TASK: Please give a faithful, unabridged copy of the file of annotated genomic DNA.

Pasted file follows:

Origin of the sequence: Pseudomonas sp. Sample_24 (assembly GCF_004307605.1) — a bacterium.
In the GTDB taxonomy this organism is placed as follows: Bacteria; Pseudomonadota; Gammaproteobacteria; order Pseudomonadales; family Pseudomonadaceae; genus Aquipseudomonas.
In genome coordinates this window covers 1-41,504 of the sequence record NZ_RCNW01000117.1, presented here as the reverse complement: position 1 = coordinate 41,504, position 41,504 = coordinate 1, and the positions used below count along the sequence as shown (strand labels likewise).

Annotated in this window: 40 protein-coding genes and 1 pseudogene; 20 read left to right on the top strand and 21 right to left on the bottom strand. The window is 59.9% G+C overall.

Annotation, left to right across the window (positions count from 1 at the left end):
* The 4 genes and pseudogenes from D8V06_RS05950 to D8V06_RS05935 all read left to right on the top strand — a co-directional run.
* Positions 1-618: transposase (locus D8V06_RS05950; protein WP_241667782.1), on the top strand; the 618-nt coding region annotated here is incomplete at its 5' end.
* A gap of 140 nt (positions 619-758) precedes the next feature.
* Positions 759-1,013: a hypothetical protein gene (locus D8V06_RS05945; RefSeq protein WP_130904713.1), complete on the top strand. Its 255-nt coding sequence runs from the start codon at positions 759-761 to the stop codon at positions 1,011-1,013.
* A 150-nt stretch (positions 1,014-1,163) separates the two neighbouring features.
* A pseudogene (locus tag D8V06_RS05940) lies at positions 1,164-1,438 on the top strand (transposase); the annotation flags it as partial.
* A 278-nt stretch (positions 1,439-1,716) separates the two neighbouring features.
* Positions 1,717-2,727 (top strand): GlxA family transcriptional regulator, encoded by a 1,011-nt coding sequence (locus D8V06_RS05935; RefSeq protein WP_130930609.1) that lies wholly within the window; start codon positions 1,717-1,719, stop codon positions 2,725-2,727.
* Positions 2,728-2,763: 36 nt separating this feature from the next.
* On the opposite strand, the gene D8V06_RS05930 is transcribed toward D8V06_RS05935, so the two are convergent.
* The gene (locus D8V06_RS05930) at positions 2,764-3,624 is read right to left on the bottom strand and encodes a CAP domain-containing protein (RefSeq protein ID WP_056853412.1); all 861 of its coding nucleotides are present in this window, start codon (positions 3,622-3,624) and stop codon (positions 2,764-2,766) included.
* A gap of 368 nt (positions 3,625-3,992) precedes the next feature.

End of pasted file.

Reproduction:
Origin of the sequence: Pseudomonas sp. Sample_24 (assembly GCF_004307605.1) — a bacterium.
In the GTDB taxonomy this organism is placed as follows: Bacteria; Pseudomonadota; Gammaproteobacteria; order Pseudomonadales; family Pseudomonadaceae; genus Aquipseudomonas.
In genome coordinates this window covers 1-41,504 of the sequence record NZ_RCNW01000117.1, presented here as the reverse complement: position 1 = coordinate 41,504, position 41,504 = coordinate 1, and the positions used below count along the sequence as shown (strand labels likewise).

Annotated in this window: 40 protein-coding genes and 1 pseudogene; 20 read left to right on the top strand and 21 right to left on the bottom strand. The window is 59.9% G+C overall.

Annotation, left to right across the window (positions count from 1 at the left end):
* The 4 genes and pseudogenes from D8V06_RS05950 to D8V06_RS05935 all read left to right on the top strand — a co-directional run.
* Positions 1-618: transposase (locus D8V06_RS05950; protein WP_241667782.1), on the top strand; the 618-nt coding region annotated here is incomplete at its 5' end.
* A gap of 140 nt (positions 619-758) precedes the next feature.
* Positions 759-1,013: a hypothetical protein gene (locus D8V06_RS05945; RefSeq protein WP_130904713.1), complete on the top strand. Its 255-nt coding sequence runs from the start codon at positions 759-761 to the stop codon at positions 1,011-1,013.
* A 150-nt stretch (positions 1,014-1,163) separates the two neighbouring features.
* A pseudogene (locus tag D8V06_RS05940) lies at positions 1,164-1,438 on the top strand (transposase); the annotation flags it as partial.
* A 278-nt stretch (positions 1,439-1,716) separates the two neighbouring features.
* Positions 1,717-2,727 (top strand): GlxA family transcriptional regulator, encoded by a 1,011-nt coding sequence (locus D8V06_RS05935; RefSeq protein WP_130930609.1) that lies wholly within the window; start codon positions 1,717-1,719, stop codon positions 2,725-2,727.
* Positions 2,728-2,763: 36 nt separating this feature from the next.
* On the opposite strand, the gene D8V06_RS05930 is transcribed toward D8V06_RS05935, so the two are convergent.
* The gene (locus D8V06_RS05930) at positions 2,764-3,624 is read right to left on the bottom strand and encodes a CAP domain-containing protein (RefSeq protein ID WP_056853412.1); all 861 of its coding nucleotides are present in this window, start codon (positions 3,622-3,624) and stop codon (positions 2,764-2,766) included.
* A gap of 368 nt (positions 3,625-3,992) precedes the next feature.